Why Are You Quitting Already?
One of the best quotes I’ve come across for a while is the following quote by Les Brown.
He said “Most people knock on the door of their dreams once, then run away before anyone has a chance to open the door. But if you keep knocking, persistently and endlessly, eventually the door will open.”
This behavior of knocking then running away is a behavior that I personally have had to combat in my own life multiple times; I wrote briefly the other day about how quitting the hard work required to make your dreams possible is the fastest way to spell “impossible.”
But the ubiquity of the behavior across time causes me to think more deeply:
Why do so many people say they want one thing but settle for another thing?
Below are a few reasons I believe this happens on a frequent enough basis to make it a basic human trait.
Your Perception Doesn’t Match Your Reality
We look at others around us, maybe on Instagram, Facebook, reality shows, and we think that what they’ve got going on looks great. We imagine what it would be like to be in their shoes, or living their lifestyle.
We perceive that their lifestyle is a certain way, but don’t have any way of personally knowing what it’s like. There’s no reality associated with it.
We’re also maybe bored with our current state; we don’t like our job, we’re not happy with the house we live in, the spouse we’re married to, or the co-workers we have to put up.
So we look elsewhere.
And in our day and age; it’s easier than ever to do that.
Social media…Netflix…Hulu…Amazon…podcasts on every imaginable subject: the list of ways to occupy our attention is endless. There are hundreds of thousands of hours of mindless ways to distract ourselves.
I came across an article stating that to view the material uploaded to Netflix in 2017 alone, it would take a person approximately 236 days of watching straight, and that’s not just an eight hour day of watching; that’s 13.84 hours of watching a day.
Needless to say, there is enough distraction in the world to keep all of us from ever accomplishing anything beyond the minimum we need to keep us fed and clothed. (Unfortunately, even that can get neglected.)
And the distractions are good enough and easy enough that we are easily thrown off track by them. We don’t want what we think we want enough to actually change our bad habits to get there.
It’s easiest to sit on the couch after a hard day doing whatever it is you do all day to pay the mortgage and put food on the table than it is to study an hour of French, or read about how to create a secondary source of income that could potentially start paying your food bill in a year from now.
In short, we are quitting too early because how we think about success isn’t aligned with the reality of how success is achieved.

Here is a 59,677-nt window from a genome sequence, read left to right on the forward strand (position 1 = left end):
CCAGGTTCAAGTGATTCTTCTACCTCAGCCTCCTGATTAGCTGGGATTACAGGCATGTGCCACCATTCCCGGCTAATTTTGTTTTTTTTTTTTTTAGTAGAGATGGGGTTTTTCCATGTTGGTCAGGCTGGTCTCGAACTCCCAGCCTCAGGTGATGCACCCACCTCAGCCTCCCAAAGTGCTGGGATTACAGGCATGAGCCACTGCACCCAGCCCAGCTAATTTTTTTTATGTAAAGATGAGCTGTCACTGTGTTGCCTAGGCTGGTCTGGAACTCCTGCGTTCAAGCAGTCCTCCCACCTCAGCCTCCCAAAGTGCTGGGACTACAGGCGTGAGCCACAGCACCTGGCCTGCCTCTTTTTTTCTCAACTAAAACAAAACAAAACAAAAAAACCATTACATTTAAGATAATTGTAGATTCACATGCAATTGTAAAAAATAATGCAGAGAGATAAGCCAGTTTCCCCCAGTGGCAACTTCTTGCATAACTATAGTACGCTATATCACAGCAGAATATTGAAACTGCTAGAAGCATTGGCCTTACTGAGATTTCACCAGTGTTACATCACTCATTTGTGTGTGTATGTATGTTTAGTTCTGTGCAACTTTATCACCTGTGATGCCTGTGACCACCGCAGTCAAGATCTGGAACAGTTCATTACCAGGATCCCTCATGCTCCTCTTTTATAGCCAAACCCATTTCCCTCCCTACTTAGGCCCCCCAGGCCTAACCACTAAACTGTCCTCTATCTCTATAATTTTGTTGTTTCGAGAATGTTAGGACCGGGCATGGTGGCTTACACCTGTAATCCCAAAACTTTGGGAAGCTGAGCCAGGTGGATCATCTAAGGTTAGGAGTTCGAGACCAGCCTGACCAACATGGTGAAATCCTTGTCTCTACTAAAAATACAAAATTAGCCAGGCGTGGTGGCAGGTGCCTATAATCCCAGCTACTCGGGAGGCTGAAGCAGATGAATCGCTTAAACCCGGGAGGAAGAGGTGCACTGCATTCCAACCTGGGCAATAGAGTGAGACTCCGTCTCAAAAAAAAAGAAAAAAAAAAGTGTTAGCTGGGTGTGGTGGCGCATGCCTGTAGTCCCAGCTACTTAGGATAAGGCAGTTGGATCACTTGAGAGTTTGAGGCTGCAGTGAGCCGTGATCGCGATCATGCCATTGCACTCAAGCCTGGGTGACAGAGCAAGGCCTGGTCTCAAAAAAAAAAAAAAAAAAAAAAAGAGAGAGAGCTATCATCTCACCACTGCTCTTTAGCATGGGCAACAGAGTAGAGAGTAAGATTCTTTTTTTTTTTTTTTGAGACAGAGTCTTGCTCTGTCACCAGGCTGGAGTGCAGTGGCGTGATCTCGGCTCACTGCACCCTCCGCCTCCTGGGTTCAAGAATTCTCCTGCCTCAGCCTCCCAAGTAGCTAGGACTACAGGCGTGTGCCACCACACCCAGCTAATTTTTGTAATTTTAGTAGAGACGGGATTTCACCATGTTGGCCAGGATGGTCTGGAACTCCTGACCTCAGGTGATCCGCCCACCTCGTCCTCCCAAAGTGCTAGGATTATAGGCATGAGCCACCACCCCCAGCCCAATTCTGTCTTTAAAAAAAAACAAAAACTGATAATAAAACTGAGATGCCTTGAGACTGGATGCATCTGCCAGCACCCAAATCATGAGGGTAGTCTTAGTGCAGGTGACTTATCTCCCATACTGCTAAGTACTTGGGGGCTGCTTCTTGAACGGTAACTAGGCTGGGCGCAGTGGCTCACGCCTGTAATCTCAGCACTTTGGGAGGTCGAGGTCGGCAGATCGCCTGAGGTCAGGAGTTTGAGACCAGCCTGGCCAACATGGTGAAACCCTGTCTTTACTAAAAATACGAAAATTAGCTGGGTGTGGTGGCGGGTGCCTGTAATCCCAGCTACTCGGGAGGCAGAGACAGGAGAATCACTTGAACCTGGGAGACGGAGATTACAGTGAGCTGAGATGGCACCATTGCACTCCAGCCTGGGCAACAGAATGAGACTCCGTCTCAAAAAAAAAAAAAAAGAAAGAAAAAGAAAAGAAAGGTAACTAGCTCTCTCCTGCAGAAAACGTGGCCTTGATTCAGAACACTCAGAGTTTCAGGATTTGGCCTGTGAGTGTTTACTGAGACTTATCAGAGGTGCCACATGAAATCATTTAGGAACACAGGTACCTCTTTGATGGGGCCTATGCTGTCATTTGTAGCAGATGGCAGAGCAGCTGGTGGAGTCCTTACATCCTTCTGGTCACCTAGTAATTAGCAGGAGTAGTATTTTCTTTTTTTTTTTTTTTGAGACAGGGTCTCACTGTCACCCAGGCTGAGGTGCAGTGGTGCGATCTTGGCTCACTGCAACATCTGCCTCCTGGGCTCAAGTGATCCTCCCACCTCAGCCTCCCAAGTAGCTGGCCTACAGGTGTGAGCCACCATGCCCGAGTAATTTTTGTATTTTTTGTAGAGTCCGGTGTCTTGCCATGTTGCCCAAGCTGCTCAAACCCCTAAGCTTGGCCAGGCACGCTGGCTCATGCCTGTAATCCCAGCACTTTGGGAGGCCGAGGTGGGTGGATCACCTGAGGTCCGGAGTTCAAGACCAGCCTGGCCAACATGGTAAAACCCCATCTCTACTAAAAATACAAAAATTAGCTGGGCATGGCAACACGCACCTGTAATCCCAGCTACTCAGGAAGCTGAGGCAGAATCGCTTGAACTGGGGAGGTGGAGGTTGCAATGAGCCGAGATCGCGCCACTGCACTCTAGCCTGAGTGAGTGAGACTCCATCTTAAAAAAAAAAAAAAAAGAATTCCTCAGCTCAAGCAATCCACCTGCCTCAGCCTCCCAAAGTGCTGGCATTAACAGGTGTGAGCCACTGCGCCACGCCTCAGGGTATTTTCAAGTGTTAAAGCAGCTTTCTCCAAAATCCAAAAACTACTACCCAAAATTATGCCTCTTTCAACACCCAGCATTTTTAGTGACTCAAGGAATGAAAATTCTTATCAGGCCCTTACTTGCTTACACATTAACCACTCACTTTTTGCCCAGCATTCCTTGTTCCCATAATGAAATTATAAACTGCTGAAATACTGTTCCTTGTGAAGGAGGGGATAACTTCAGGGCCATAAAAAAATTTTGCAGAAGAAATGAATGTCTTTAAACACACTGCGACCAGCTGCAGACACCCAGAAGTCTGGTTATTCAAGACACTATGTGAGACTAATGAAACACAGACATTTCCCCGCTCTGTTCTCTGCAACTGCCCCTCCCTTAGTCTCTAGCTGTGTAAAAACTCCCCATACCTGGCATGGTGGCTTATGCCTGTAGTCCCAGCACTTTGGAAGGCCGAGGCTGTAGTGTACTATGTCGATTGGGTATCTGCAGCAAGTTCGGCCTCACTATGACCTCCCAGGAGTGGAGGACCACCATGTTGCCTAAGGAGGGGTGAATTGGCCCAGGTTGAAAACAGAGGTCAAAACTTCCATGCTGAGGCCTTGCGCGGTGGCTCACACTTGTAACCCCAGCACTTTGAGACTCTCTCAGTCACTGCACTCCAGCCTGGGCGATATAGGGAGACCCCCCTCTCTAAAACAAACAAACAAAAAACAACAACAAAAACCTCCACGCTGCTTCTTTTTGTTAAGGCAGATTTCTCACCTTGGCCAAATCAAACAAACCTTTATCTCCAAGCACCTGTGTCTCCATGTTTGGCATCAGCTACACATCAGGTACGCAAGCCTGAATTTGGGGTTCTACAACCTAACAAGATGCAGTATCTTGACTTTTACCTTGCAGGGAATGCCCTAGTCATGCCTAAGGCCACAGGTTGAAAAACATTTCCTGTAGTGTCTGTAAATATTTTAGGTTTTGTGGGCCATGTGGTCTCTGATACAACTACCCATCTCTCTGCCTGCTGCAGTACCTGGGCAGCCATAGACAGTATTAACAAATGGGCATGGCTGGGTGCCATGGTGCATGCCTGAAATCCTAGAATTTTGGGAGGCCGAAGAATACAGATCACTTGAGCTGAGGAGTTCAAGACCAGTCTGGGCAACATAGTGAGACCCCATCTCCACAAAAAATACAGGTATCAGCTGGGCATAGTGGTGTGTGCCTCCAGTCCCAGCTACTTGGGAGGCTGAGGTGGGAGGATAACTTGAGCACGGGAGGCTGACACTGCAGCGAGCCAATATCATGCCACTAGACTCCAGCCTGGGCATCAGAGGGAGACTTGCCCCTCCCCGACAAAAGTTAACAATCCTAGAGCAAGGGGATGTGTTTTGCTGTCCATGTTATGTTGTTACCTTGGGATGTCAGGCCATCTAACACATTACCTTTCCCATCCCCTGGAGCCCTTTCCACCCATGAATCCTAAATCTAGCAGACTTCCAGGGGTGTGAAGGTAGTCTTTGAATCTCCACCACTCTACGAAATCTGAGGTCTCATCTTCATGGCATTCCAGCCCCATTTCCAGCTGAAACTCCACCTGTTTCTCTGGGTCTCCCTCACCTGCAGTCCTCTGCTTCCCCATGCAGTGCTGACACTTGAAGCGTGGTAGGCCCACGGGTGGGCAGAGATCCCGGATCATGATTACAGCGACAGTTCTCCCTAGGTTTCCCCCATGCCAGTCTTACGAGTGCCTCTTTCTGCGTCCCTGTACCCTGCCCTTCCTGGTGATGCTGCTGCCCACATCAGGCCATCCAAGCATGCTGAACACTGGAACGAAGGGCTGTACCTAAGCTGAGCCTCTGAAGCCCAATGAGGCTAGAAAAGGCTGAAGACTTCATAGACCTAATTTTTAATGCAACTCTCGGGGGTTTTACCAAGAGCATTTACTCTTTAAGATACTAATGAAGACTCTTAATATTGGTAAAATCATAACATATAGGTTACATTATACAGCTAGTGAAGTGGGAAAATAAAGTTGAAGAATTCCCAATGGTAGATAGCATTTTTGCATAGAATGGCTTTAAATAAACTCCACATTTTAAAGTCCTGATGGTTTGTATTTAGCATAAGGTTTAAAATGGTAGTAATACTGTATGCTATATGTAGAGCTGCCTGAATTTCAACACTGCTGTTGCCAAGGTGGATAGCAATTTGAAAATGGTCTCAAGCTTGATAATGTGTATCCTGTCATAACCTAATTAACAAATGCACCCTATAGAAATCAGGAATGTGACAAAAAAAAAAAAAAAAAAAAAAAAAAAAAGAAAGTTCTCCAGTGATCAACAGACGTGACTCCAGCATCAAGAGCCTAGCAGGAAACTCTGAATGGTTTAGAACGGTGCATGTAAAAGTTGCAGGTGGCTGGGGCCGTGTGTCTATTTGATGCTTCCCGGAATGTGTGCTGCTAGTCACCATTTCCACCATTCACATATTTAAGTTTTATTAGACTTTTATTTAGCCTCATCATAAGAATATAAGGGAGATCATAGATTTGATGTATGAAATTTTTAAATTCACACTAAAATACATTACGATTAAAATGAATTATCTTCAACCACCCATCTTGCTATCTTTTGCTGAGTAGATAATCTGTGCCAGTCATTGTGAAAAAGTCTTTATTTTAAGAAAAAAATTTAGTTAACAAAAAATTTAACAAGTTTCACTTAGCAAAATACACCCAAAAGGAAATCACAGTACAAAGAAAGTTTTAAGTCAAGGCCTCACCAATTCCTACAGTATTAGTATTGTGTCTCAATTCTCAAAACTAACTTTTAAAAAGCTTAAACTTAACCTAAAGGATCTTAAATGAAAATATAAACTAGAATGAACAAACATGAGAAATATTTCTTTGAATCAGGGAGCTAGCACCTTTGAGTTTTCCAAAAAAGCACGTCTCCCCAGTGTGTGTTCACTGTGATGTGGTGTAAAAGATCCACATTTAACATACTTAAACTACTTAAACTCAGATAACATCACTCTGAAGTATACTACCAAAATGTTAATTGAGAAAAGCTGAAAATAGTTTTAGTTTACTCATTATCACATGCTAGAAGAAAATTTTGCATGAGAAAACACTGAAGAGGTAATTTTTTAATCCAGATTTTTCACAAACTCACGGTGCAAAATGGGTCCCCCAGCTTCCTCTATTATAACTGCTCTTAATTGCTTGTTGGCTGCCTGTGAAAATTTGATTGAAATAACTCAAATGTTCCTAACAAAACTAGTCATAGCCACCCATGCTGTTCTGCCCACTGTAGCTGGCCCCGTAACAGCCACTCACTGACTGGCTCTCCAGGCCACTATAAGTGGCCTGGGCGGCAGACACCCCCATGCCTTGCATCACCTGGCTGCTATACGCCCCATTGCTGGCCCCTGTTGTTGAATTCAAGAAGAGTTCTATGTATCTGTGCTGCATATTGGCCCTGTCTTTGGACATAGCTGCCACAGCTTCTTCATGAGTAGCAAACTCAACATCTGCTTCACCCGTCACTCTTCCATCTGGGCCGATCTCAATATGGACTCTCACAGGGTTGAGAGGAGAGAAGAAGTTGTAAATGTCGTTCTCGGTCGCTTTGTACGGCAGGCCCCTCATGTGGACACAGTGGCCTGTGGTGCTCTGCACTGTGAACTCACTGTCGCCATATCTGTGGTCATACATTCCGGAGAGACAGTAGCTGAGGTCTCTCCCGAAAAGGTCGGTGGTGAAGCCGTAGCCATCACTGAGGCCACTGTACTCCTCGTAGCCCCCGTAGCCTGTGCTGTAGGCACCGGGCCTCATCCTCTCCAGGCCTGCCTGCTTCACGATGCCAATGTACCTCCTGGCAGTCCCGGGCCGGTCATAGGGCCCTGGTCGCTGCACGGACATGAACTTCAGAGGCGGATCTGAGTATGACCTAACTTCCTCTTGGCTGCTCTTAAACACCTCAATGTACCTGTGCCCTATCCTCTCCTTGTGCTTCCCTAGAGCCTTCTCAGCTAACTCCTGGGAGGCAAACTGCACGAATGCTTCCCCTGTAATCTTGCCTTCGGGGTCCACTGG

Success Is Victory By A Thousand Steps
Success isn’t overnight. Virtually never, is it overnight. And if it is, it’s an individual case that is a massive outlier, and no one should regard that data as having anything to do with how success is almost always achieved.
A weekly chore that my kids have is cleaning their room. At the beginning of the day, it’s an overwhelming mountain to climb. They’ve done crafts in their room, played in their room, and lived in their room all week long. As I joke with them, I say it looks like a dinosaur threw up in their room.
At first, they complain about how their room is always messy and that it’s too big of a job.
So I give them guidance.
“Start with putting away the books.”
“Now pick up all the clothes.”
And so forth.
Before too long, the room starts to look noticeably cleaner. Their mindset changes.
“Oh!” they say. “We’re almost done!”
They usually need a little more push to get the room totally done (including the edges and corners vacuumed) but once they start seeing progress, their motivation levels are astronomically higher.
As adults, we’re really no different.
We hear about someone making $100,000 selling a course online.
We read about someone starting a business (and it actually succeeds) and they make a million dollars a year now.
Or we meet the CEO of a big corporation who we know makes $5 million a year.
And we want it. We want the success we see.
So we get motivated. We get excited. We read a book or two. We buy a journal. We change a few habits.
A week goes by. Then two. Maybe three?
And we are getting tired of the new habits.
Usually, that means we tried doing too much too fast. We changed too much right away.
Success is incremental.
Five years ago, my wife and I started doing date night once a week. We added just that one little change to the week.
Then we added Family Night once a week.
Recently, we added “Boys Night” and “Girls Night” to spend more concentrated time with our kids playing games, or occasionally, watching a film.
We’ve added things like getting up every day at 6 AM.
By adding little behavior modifications here and there, over the years we’ve changed our entire week.
And when we do stay up some night and binge Netflix, we kind of regret it in the morning. We are tired and it throws our rhythm off. We miss the rigor of the regular.
This writing every day is the most recent addition to my own schedule. I felt ready to start tackling something new, and so I have committed to writing every day for 30 days.
We’ll see what happens after that, but since writing a book is a life goal of mine, starting by writing every day for 30 days seemed like a good place to start.
Rather than trying to write a whole book at once; if I add a full writing “loop” to my day every day, I will gain momentum, I’ll feel the flush of small successes, and in a year or two I am in the habit of writing every day — and so I begin writing a book.
Victory comes through a thousand steps. And then maybe a thousand more.